Group homes won’t be left in the cold, leaders say
by Anna Oakes
On Friday, N.C. Speaker of the House Thom Tillis sent a letter to Gov. Bev Perdue asking that she call a special session of the General Assembly to address the issue before the end of the year. In response, the governor stated she is “reviewing all possible options” to fix the problem.
Effective Jan. 1, 2013, changes to Medicaid enacted by the General Assembly this year increase the eligibility requirements for persons receiving the Medicaid personal care services subsidy — a significant funding source for residential facilities in which persons with developmental disabilities and mental illnesses are placed.
Recently, the federal government said North Carolina could not continue to set different eligibility requirements for individuals who receive personal care services in community-based homes versus those in adult residential facilities.
To address this, the General Assembly enacted new rules requiring persons to need limited hands-on assistance with three daily living activities — including eating, dressing, bathing, toileting and mobility — or two daily living activities in which one requires extensive assistance to receive Medicaid personal care services reimbursement, no matter where they receive the services.
But here’s the problem for group homes: Since 1995, when the state shifted a portion of funding for group home residents over to Medicaid, the personal care services reimbursement has represented about a third of a group home’s budget revenue.
Many developmentally disabled adults — such as those who live in the group homes of Watauga Opportunities — don’t need hand-over-hand assistance with tasks such as eating, dressing and bathing, which means they no longer qualify for the personal care services subsidy.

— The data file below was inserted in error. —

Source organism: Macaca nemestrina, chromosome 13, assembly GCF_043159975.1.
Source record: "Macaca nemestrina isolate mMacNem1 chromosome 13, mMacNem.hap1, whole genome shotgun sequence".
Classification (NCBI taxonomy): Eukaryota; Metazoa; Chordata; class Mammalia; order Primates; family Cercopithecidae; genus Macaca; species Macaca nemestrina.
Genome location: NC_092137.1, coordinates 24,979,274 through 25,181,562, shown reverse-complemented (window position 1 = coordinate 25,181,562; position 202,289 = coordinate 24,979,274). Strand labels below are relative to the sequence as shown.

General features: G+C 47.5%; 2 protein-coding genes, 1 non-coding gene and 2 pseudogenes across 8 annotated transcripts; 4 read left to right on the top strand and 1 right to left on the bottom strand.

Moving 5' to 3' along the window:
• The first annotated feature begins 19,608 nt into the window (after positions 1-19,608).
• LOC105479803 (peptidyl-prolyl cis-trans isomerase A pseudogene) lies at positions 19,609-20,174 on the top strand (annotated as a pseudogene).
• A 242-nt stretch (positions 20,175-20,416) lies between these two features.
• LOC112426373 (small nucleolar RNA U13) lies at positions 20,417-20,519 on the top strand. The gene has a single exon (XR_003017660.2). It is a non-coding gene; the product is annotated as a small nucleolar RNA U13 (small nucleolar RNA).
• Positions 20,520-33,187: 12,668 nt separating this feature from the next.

“One-third of our funding for the group home would disappear,” said Michael Maybee, director of Watauga Opportunities.
The General Assembly allocated $39 million to adult care homes — where persons with serious mental illness are often placed — to assist in the transition and mitigate the loss of income from residents who no longer qualify for Medicaid personal care services reimbursement, but group homes received no transitional funding.
Maybee said the $39 million represents about six months of “stopgap” funding to aid adult care homes until state leaders can find a long-term solution. He said it group homes across the state would need an additional $10 million to cover them over the same period.
In his letter, Tillis said, “The General Assembly has been working diligently over the last several weeks and months to determine solutions that would prevent the potential unintended closure of mental health and (intellectual and developmental disabilities) group homes at the conclusion of this calendar year. It is now incumbent upon all of us to do what is necessary to solve this problem.”
The regular legislative session of the General Assembly does not begin until mid-January, but the governor has constitutional authority to convene special sessions of the legislature.
“As a result of the General Assembly’s budget, I have been reviewing all possible options to address this important issue including a special session,” Perdue said Friday. “I look forward to working with both the House and the Senate to fix the problem as soon as possible so that hundreds of North Carolinians are not out in the street at the end of the year.”
Maybee said the group home community has been communicating with state leaders about solutions to the state’s funding model for at least two years.
“This whole system is exhausted from change,” he added. “All they’re able to do is go from one crisis response to another, totally foregoing any long-range planning. Nothing’s being done proactively — everything’s being done reactively.
“In the meantime,” he added, “the least enabled of our citizens suffer.”